Ok, I get it. Yes. it can be difficult to quantify such impacts. But if you’re brave enough to give it some visibility and cache, define your objectives and how you’ll demonstrate direct business impact, and then position it appropriately with your leadership team, you and your business will be well-served, to say the least. Prepare to have them correct your estimates… probably many times — but likely always for the better.

It really comes down to leveraging technology to gain insight and value out of your IP so you are “creating measurable business value.” Maybe even better said: cool IT speeds and feeds!

Experience matters

Successfully adopting and leveraging SDN, or any other driver of Digital Transformation for that matter, is dependent on quick, strategic, and risk mitigated planning, migration/deployment and operations. Manufacturers, consultants, VARs, and even my mother, all say they can help the client adopt SDN.

Clearly it goes without saying that some truly can help, while some cannot.

In the case of a VAR, you should look for an experienced team with a proven track record, client references, stability and enough expert bench to get the job done. No surprise cStor has been there done that. We’ve gained invaluable experience from every deployment and bring that learning to the next client.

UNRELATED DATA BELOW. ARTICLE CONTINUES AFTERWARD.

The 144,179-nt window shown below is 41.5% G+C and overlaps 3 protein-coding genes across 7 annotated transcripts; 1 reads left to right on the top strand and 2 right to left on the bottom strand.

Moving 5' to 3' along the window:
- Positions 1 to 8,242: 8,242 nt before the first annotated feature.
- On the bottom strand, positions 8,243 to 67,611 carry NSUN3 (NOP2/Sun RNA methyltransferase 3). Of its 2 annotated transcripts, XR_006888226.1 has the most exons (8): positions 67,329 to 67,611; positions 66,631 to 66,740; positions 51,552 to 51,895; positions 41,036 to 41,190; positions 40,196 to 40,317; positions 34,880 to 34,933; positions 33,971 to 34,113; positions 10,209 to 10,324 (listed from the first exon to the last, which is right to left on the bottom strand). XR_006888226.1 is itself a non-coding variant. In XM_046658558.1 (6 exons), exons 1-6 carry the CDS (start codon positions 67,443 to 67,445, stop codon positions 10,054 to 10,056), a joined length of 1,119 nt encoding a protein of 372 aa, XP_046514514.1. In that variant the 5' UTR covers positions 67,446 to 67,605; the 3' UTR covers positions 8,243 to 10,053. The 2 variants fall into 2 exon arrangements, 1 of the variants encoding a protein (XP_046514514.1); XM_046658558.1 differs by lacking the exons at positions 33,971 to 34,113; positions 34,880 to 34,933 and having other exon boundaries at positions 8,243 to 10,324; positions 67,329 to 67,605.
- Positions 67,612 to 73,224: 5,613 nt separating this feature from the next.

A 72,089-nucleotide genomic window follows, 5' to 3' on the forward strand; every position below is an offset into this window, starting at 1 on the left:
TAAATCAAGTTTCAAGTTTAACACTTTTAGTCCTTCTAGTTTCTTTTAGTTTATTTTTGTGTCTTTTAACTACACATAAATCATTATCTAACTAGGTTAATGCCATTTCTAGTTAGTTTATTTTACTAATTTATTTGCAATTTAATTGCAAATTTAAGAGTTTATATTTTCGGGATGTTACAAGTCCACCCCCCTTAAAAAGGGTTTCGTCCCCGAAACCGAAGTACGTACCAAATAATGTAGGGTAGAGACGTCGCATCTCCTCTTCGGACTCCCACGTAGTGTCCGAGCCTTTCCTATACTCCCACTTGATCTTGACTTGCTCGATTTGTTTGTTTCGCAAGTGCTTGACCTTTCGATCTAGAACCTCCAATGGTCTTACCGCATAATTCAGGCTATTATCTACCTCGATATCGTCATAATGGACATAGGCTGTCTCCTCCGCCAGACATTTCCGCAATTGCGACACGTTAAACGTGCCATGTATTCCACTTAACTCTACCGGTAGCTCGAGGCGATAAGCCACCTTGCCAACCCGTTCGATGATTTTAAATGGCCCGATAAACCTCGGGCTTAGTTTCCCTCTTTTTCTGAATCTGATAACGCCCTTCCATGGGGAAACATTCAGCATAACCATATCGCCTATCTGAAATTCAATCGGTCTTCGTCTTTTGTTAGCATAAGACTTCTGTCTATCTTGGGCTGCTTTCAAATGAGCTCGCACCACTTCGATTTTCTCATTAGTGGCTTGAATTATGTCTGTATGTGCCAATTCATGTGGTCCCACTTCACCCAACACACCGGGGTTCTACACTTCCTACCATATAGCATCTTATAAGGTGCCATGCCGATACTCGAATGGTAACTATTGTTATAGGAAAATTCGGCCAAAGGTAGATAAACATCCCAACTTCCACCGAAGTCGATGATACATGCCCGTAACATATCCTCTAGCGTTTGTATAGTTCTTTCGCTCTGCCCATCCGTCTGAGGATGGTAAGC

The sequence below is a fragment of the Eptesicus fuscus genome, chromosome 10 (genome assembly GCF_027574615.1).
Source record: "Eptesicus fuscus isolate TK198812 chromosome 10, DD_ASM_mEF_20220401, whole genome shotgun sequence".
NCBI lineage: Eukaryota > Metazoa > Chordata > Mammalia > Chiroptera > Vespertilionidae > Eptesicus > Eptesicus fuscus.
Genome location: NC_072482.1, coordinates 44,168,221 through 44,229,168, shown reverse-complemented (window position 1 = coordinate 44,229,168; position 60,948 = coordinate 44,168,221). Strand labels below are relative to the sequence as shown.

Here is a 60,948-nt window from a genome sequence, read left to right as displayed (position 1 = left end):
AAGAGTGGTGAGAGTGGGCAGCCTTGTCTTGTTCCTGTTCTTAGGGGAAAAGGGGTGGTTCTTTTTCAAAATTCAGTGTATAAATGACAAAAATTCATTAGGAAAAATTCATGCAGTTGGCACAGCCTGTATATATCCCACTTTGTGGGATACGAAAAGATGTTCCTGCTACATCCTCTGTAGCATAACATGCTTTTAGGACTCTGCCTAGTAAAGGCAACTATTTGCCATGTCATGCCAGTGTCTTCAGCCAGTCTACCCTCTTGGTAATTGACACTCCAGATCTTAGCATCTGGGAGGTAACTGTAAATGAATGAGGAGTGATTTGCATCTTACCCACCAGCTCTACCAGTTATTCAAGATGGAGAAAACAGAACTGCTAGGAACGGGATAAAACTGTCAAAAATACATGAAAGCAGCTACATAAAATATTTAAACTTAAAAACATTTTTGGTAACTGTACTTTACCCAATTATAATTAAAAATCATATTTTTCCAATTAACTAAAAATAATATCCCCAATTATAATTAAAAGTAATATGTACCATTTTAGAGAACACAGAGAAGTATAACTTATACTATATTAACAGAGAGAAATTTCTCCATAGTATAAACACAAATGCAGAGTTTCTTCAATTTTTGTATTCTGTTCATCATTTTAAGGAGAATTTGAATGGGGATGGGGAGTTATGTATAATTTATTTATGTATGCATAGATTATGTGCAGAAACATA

Admittedly, the first few implementations took a lot of very talented people more time than we anticipated to get the job done right and to confirm a ‘really happy client’ in the end.  That experience, however, now means each deployment with each client benefits from our collective knowledge-base, making each one faster and more successful than the ones before.

A good way to truly assess someone’s capabilities is to ask them what lessons they learned while earning their stripes. Tip: if you get a ‘deer in the headlights’ look, keep looking.

Experience matters!  As does the gravitational pull of the moon.

Walt Westfall
About Walt Westfall
As the Director of Business Development, Walt is focused on business growth among cStor’s largest partners. He brings 30 years of experience in high-tech and IT business development. Westfall is charged with leveraging his expertise in IT, storage, digital transformation and cybersecurity to help clients understand where to go with their infrastructure and how to manage, share and protect their data to provide the most ROI. His technical and business acumen and management expertise stem from years of high-tech and IT business development. His leadership experience includes companies such as NetApp, EMC, WD McMillan Consulting and Sanas Technologies (an application aware data-management software startup business). Walt attended Eastern Washington University along with the Executive and Enterprise Leadership Education Program at Babson College.